Saturday, 19 May 2012

Megablitz Memories

Back in 2003 I paid a visit to the Norwich Rearguard Wargames Society at the invitation of Tony Hawkins, a long-time friend and member of the club. He had asked me if I could demonstrate the MEGABLITZ rules system to the other members, and I was more than pleased to do so.

Luckily for me one of the members of the club had his digital camera with him, and not long after my visit he sent me copies of the photographs he had taken. Whilst I was looking for another CD-ROM this morning I found the CD with these photos on it ... and decided that a selection of them might be of interest to some of my regular blog readers.

The scenario was called 'Operation Titan', and depicted the sort of attack mounted by Soviet forces in the aftermath of the Axis defeat at Stalingrad. The German defenders comprised a weak Corps of two small Infantry Divisions and an even smaller (and weaker) Luftwaffe Field Division. The Soviet attackers comprised 66th Army (with six Rifle Divisions and two Tank Brigades) and part of an Artillery Division.

The Soviet attack ground down the German defenders in what turned into a massive slogging match. In the end Soviet numbers gradually overcame German quality, but 66th Army was hardly able to exploit their success when the Germans eventually gave way.

Some of the artillery support enjoyed by the Soviet attackers. In this case a Mortar Battalion equipped with 82mm Mortars and an Anti-tank Regiment equipped with 45mm Anti-tank Guns.
The German infantry also enjoyed artillery support ... in this instance it was a Regiment equipped with 105mm Howitzers.
The German front-line. The brown oblongs to the left of the photograph represented minefields.
A Soviet Rifle Division (with three Rifle Regiments), supported by an Artillery Regiment equipped with 76.2mm Regimental Guns, an Anti-tank Regiment armed with 45mm Anti-tank Guns, a horse-drawn supply column, and a Tank Brigade equipped with T-34 Tanks.
The Soviet attack begins!
The 152mm Howitzers of the three Heavy Howitzer Regiments pounded the German front-line as two Soviet Rifle Divisions moved forward towards the minefields. Other Soviet forces can be seen waiting to exploit any breakthrough.
Another view of the main Soviet attack.
Despite suffering casualties, the German defenders fought hard to prevent a Soviet breakthrough.
The devastated village in the centre of the German front-line was the scene of a hard-fought battle. The Soviets eventually prevailed, but their losses were high.
It is a long time since I fought a battle using the MEGABLITZ rules system, but finding these photographs has reminded me how much I enjoyed fighting such large-scale battles.

6 comments:

  1. Looks like a great game- would love to try the system at some point myself.

    Cheers,

    Pete.

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  2. Pete,

    In my opinion it is the only rules system designed for use with figures and model vehicles that gives players the opportunity to command large modern armies on the tabletop.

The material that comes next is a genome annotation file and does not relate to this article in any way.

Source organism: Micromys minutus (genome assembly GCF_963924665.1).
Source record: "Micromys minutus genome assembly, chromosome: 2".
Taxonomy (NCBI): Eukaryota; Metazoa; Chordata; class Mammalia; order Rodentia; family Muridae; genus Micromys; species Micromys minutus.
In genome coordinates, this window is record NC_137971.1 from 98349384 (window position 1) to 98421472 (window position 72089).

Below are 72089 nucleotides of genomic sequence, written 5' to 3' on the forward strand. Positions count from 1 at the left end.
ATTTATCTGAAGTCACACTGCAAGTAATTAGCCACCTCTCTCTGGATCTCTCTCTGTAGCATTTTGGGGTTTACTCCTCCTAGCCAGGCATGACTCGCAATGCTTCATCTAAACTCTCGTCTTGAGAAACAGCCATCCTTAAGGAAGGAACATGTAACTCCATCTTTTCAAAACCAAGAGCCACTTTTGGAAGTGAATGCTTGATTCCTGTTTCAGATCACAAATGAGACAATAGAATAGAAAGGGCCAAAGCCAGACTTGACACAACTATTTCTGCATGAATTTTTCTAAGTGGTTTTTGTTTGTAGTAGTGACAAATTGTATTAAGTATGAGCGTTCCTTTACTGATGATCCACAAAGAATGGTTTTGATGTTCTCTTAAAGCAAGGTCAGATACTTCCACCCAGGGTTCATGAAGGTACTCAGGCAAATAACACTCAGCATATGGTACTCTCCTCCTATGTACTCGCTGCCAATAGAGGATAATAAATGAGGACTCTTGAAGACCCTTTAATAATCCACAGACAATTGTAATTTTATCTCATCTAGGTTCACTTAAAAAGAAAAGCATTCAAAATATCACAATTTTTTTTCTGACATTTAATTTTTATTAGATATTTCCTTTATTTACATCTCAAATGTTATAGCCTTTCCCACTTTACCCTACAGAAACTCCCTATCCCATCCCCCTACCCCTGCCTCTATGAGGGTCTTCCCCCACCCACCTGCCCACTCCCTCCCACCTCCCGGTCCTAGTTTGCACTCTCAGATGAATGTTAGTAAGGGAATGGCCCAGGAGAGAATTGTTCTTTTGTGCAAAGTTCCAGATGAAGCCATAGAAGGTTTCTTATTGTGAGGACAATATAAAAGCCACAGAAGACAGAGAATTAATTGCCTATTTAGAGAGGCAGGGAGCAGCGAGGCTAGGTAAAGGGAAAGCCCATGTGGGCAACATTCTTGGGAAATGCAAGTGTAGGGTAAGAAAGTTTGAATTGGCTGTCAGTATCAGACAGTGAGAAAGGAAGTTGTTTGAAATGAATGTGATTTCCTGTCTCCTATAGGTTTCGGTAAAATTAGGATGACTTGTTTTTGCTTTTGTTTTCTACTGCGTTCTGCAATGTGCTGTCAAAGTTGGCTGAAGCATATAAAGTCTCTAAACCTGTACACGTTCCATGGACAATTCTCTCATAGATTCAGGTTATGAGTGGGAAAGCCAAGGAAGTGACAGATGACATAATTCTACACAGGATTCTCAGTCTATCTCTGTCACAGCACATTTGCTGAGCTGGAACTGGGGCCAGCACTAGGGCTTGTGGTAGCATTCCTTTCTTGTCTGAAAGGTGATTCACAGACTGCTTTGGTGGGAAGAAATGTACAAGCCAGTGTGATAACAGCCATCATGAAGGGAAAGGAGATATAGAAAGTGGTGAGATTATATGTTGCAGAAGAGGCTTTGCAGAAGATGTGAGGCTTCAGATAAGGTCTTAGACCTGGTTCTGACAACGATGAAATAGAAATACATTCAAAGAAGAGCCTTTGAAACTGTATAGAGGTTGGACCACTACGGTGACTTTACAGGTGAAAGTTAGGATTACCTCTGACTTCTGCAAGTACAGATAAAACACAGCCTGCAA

All the best,

    Bob

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  3. Bob
    I'm planning to get into Megablitz, how did you set up the markers on the stands?
    Dick Bryant

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  4. Dick Bryant,

    The rules suggest that a strip of magnetic tape should be glued on the rear right-hand side of each base. The strength markers are made from self-adhesive steel paper, mounting board (thick card used for picture mounts), and laser/inkjet shipping labels (in the UK these are a single self-adhesive A4 label).

    The strength markers are printed on the labels, which are then stuck to the non-adhesive side of the steel paper. The backing on the adhesive side of the steel paper is then carefully removed and sheet is pressed onto the mounting board. Using a sharp knife, the individual strength markers are cut out and sorted into numerical values. I use a plastic craft box that is divided up into smaller compartments to store my strength markers in, with a separate numerical value in each compartment.

    The bases shown in my Megablitz photographs were put together quite early in the development of the rules, and I used steel coloured Rapesco clips (red for Russians, green for Germans) and magnetic strength markers. I later added a strip of magnetic tape to each clip so that my stuff was compatible with everyone else's Megablitz 'kit'.

    I hope that this is of help to you.

    All the best,

    Bob

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  5. No kidding! I go to Norwich Rearguard, and although I didn't go there when you visited in 2003 it is great for the club to get a mention. I am sure you will be welcome at Norwich Rearguard any time.

    Luke Hunter

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  6. Masher88 (Luke),

    I was struck by how pleasant and welcoming the members of Norwich Rearguard were when I paid the club a visit ... and I would love to repeat the experience at some time in the future.

    All the best,

    Bob

    ReplyDelete